NRA Board Member Ted Nugent Shares Article Claiming FL Survivor Is An Actor

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Conservative musician Ted Nugent, who sits on the National Rifle Association’s board, on Tuesday shared an article that peddled the far-right conspiracy theory that a student survivor of last week’s deadly Florida school shooting is actually a paid actor.

Nugent promoted the article without further commentary on his personal Facebook page. He also liked a comment from a Facebook user who claimed that the student named in the article, David Hogg, is “26 years old and is a paid crisis actor” and that “news organizations hire him to be a scripted witness or survivor.” Hogg is 17 years old.

Posted by Ted Nugent on Tuesday, February 20, 2018

Hogg and other students who survived the shooting where 17 people died last week have publicly advocated for tighter gun laws. On Wednesday, a group of students marched on Tallahassee to make the same point at the state legislature.

Far-right outlets like InfoWars and Gateway Pundit have pushed the conspiracy theory that student survivors are speaking out because far-left, anti-gun groups paid them to do so. The article Nugent promoted was originally published on Natural News, a website that “strongly criticizes drugs-and-surgery medicine” and “vaccines” and actively touts its connection to InfoWars and “other alternative news organizations.”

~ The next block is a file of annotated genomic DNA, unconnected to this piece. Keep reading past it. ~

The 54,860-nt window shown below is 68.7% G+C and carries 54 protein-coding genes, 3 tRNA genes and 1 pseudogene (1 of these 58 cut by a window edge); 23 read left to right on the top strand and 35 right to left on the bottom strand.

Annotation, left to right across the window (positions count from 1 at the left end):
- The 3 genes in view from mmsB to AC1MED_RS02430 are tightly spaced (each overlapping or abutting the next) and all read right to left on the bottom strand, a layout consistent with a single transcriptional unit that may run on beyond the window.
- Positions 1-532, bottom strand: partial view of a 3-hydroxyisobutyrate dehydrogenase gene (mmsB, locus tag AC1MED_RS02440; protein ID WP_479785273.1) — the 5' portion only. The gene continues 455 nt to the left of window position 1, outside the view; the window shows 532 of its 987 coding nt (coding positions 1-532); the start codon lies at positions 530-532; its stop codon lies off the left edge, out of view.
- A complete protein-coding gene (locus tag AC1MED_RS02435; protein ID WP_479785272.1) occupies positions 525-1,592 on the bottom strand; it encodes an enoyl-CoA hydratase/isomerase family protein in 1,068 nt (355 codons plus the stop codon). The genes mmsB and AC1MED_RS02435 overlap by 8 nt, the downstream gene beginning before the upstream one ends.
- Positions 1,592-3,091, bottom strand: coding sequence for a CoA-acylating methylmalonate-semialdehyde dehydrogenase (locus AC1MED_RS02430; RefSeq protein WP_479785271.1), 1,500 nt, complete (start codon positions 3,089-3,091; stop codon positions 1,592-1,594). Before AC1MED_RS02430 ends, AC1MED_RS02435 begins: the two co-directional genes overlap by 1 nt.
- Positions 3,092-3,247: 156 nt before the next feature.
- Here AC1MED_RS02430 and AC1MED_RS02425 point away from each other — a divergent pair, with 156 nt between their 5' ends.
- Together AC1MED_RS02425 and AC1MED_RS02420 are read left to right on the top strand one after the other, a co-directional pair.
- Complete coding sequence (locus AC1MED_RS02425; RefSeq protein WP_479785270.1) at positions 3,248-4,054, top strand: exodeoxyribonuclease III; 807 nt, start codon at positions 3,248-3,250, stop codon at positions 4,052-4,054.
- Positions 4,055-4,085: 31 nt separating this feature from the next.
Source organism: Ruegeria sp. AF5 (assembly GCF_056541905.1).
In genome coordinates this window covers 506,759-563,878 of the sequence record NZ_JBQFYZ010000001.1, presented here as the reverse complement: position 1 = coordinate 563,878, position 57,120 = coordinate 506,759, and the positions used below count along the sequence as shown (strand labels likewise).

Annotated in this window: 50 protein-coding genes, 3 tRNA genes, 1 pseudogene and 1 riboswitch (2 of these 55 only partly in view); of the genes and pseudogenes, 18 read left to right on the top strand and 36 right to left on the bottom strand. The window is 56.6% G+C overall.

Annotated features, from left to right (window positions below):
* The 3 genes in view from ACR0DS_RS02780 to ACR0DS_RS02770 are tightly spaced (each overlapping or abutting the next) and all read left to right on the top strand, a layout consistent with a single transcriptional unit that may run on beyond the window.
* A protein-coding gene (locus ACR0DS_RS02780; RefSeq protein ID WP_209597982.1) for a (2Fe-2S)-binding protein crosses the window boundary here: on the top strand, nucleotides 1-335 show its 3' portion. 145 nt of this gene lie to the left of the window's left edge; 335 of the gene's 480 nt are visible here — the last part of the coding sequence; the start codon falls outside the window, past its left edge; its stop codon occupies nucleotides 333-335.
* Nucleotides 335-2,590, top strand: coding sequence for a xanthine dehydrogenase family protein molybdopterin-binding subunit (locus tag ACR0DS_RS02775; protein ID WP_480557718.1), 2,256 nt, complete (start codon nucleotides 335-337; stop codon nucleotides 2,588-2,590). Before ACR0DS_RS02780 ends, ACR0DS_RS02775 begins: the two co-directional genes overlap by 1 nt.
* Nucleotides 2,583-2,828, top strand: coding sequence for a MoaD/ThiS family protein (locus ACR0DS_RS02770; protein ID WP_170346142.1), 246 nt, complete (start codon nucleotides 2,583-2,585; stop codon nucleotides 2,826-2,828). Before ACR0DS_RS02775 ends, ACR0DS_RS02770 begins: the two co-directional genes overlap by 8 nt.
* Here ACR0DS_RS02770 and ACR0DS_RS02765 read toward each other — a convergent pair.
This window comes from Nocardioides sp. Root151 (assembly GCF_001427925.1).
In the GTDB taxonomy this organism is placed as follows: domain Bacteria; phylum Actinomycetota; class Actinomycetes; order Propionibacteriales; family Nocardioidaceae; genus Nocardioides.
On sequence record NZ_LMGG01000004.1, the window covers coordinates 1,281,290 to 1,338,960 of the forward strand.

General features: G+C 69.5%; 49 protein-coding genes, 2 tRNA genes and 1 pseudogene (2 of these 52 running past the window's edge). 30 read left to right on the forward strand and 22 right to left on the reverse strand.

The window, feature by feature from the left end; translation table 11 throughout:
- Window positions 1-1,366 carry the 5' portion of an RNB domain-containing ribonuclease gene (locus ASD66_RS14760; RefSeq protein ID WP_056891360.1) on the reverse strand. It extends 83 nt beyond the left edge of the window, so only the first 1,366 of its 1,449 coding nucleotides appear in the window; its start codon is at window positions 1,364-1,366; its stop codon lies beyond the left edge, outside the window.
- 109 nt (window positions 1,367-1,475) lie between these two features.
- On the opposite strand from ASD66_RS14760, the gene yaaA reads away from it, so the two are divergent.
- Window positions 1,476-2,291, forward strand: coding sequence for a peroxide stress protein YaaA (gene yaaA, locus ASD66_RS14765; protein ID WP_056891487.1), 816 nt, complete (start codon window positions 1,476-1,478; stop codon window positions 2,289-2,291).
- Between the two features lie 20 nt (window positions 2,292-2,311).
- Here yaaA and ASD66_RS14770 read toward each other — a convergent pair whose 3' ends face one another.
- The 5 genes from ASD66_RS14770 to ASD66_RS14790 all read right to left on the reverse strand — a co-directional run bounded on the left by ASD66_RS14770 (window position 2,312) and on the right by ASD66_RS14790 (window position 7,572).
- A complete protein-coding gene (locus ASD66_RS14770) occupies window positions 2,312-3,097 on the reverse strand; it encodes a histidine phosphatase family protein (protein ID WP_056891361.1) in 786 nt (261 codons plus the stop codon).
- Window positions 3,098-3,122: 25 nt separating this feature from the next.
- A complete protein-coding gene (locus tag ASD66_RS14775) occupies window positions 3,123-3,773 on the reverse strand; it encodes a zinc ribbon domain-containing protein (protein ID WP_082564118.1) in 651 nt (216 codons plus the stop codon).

Natural News’ article about Hogg, headlined “It’s all THEATER: Florida high school shooting survivor caught on video rehearsing scripted lines, coached by camera man,” also promotes that theory. The article claims that surviving students’ testimonials were “all scripted, in other words, to push a gun control narrative rooted in emotional reaction rather than constructive solutions.”

The baseless theory has gained a foothold in more mainstream GOP circles as well: An aide for a Republican state lawmaker in Florida was fired Tuesday evening after he told a reporter that Hogg and another vocal student, Emma Gonzalez, were both actors. President Donald Trump’s eldest son, Donald Trump Jr., also liked tweets that promoted the conspiracy.

Sen. Marco Rubio (R-FL) on Tuesday tweeted, however, that the theory is “the work of a disgusting group of idiots with no sense of decency.”